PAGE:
Real vs Fake Crystals

Real or Fake?

So let’s start with the dictionary definition of each

Real – actually occurring as a thing, existent

Fake – not genuine, imitation or counterfeit

In my mind all crystals are real – as they do exist. However, the difference for me is whether it is in fact made in the earth and therefore is mined as a natural product, or if it is in fact man made.

No crystal can be deemed ‘fake’ they are simply man made. Some do try to imitate those of mined crystals but quite often the man made ones do have different names and so do have a point of differentiation.

Here I am now going to list some of the man made ones or ones that have slight differentiations in the way they are, and can cause rumours or discussions about if they are real.

Citrine - heat treated but not man made

Citrine, I am yet to come across in a man made variety. Most Citrine on the market these days is heat treated Amethyst. This means that when Amethyst is mined it is then baked under high temperatures until the colour changes to yellow. All Citrine that has been treated in this way will have some elements of crackling and also solid white in the crystal.

Citrine does exist that has not been heat treated, this is a little harder to come by as it is rarer. Generally this type of crystal comes from Madagascar and it will almost be a mixture of yellow, clear and smokey in colour.

It should be noted that both types have the same chemical composition and both belong to the Quartz family (SiO2) and will therefore have similar properties.

Pictured here is the heat treated version

Malachite - some man made versions exist

Malachite is, most of the time, natural and comes from mines – most of the Malachite we get in to the UK comes from parts of Africa. Currently this is most abundant source. However, it isn’t completely uncommon to find man made versions.

The key difference to note is in the weight and to a degree the markings. Natural Malachite has various bands, stripes and circles. Most man made versions will have patterning that is more regular. With regards to the weight Malachite is naturally a heavy stone, not as heavy as Hematite, but heavier than most crystals. This tends to be why the majority of man made versions exist in jewellery. Real Malachite is simply too heavy to be practical as earrings and necklaces.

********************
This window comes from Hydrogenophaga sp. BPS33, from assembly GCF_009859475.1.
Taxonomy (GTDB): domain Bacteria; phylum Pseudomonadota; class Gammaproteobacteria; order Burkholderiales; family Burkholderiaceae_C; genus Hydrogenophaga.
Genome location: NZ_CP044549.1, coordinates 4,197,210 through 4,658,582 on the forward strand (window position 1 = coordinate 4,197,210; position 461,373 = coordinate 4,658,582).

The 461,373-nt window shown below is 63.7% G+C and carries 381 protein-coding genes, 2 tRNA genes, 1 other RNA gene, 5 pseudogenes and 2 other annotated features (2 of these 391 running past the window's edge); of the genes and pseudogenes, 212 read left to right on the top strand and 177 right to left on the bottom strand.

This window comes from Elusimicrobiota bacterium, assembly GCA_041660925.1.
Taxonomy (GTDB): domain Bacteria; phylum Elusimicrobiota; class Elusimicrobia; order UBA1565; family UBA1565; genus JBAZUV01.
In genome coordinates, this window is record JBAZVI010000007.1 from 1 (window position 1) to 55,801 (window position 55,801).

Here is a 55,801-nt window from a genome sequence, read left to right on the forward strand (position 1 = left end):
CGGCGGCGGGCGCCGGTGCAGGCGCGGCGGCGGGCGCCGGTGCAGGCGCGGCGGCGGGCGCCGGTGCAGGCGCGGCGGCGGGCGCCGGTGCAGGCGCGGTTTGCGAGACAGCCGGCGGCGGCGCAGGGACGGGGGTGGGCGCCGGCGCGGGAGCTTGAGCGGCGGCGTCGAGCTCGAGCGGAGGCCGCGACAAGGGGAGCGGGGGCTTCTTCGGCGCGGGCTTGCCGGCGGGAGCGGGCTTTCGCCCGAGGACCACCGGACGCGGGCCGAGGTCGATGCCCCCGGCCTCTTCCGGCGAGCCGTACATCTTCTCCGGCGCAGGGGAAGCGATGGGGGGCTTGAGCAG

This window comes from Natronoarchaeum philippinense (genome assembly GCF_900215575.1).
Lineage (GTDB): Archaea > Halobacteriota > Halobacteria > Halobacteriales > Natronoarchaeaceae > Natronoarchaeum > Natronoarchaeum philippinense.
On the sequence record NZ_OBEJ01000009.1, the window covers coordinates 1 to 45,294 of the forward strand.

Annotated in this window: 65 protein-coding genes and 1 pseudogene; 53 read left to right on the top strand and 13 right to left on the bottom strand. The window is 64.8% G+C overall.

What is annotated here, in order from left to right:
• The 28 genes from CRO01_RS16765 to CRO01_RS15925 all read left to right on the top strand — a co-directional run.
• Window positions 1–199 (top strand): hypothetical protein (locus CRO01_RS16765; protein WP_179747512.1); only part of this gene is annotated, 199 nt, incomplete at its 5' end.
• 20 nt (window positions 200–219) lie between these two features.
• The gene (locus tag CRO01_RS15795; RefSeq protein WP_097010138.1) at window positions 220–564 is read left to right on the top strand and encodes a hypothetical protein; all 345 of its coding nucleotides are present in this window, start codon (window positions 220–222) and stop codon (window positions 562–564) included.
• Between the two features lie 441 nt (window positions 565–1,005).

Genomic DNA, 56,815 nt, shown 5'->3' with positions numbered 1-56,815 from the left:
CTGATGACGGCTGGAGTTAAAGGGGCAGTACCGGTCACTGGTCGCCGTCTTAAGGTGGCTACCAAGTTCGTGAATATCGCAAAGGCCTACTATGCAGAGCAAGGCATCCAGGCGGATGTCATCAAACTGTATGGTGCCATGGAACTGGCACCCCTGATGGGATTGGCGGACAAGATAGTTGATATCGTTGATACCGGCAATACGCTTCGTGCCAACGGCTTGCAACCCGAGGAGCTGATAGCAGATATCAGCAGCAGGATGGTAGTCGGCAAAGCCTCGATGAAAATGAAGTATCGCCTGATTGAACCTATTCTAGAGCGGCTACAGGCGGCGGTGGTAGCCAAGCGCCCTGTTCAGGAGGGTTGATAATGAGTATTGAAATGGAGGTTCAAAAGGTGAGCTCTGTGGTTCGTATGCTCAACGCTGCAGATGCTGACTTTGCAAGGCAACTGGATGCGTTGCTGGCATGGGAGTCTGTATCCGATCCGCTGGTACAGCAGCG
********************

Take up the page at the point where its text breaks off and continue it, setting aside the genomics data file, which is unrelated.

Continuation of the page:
Real malachite pictured

Moldavite - because it's rare

Moldavite is becoming quite a hot topic right now, mainly because it has gained a lot of popularity and it is rare. Moldavite can only be found in the Czech Republic as it comes from an asteroid that landed many years ago.

Due to the fact it landed and has not been created on Earth it is obviously quite a finite resource and so prices are high for small amounts. This year (2020/2021) it could no longer be mined during the winter months as the ground became frozen solid. Stock then run out meaning man made versions were created to try and fill the demand gap.

Real Moldavite is hard and feels brittle to the touch, even though it isn’t brittle and actually pretty difficult to break. It will always have a sort of translucency to its colour and be matt..

Picture of Moldavite being extracted (before the ground froze over)

'Facts are too busy being true to worry about how you feel about them'

Dyed Crystal - Agate, Howlite any others?

Ok, so to clear this up some crystals are dyed to enhance them. The main culprits are Agate (Teal, Purple, Hot Pink, Dark Blue) and Howlite (Pink, Purple, Blue). Agate in its natural form tends to be some way between orange, beige, grey and very pale grey/pink. Howlite in its natural form is only ever white

Any other variation of colours of these crystals have been dyed after they have been mined. In my mind this does not take away from their qualities, but is more a preference for people.

The three most common dyed howlites pictured - the white is natural

Quartz - so many rumours

Quartz is rarely ever found out to be man made. Man made Quartz is glass. Quartz is so abundant in its supply that is goes in to many every day objects such as watches, concrete, sandpaper even your television!

If you do believe Quartz to be man made, and in fact glass, the best way is to look through a lupe. Clear Quartz will have inclusions, milkyness, rainbows, lines, which illustrate how the crystals molecular structure changed as it cooled at varying temperatures and stages in its formation.

Glass on the other hand will not have these minor changes. Instead the internal molecular patterning will all be the same and thus all look very clear and uniform through the lupe. Occasionally tiny bubbles (not visible to the naked eye) will be able to be seen as sometimes these get trapped in the cooling when glass is made.

Real clear quartz rough point pictured

Lab Grown Crystals - Alum, Alunite, Arcanite, Chalcanthite to name a few

Crystals can be grown in a lab. I have even seen children’s games where they can make their own at home (which sounds really cool and crafty, just for fun). However, as far as selling these and them being part of the crystal market – well that’s the customers choice.

Generally its pretty easy to tell if something is lab grown. It will have vibrant colours, no imperfections, and have fairly uniform shapes. Most real crystals will have some type of imperfection or inclusion of dirt or other substance in them, and their colours will be dull(ish) or smokey. The brightest natural crystals that I have come across are Uruguayan Amethyst and Blue Lace Agate.

Arcanite blade pictured

If there are any other crystals you would like us focus on for our next blog - comment below

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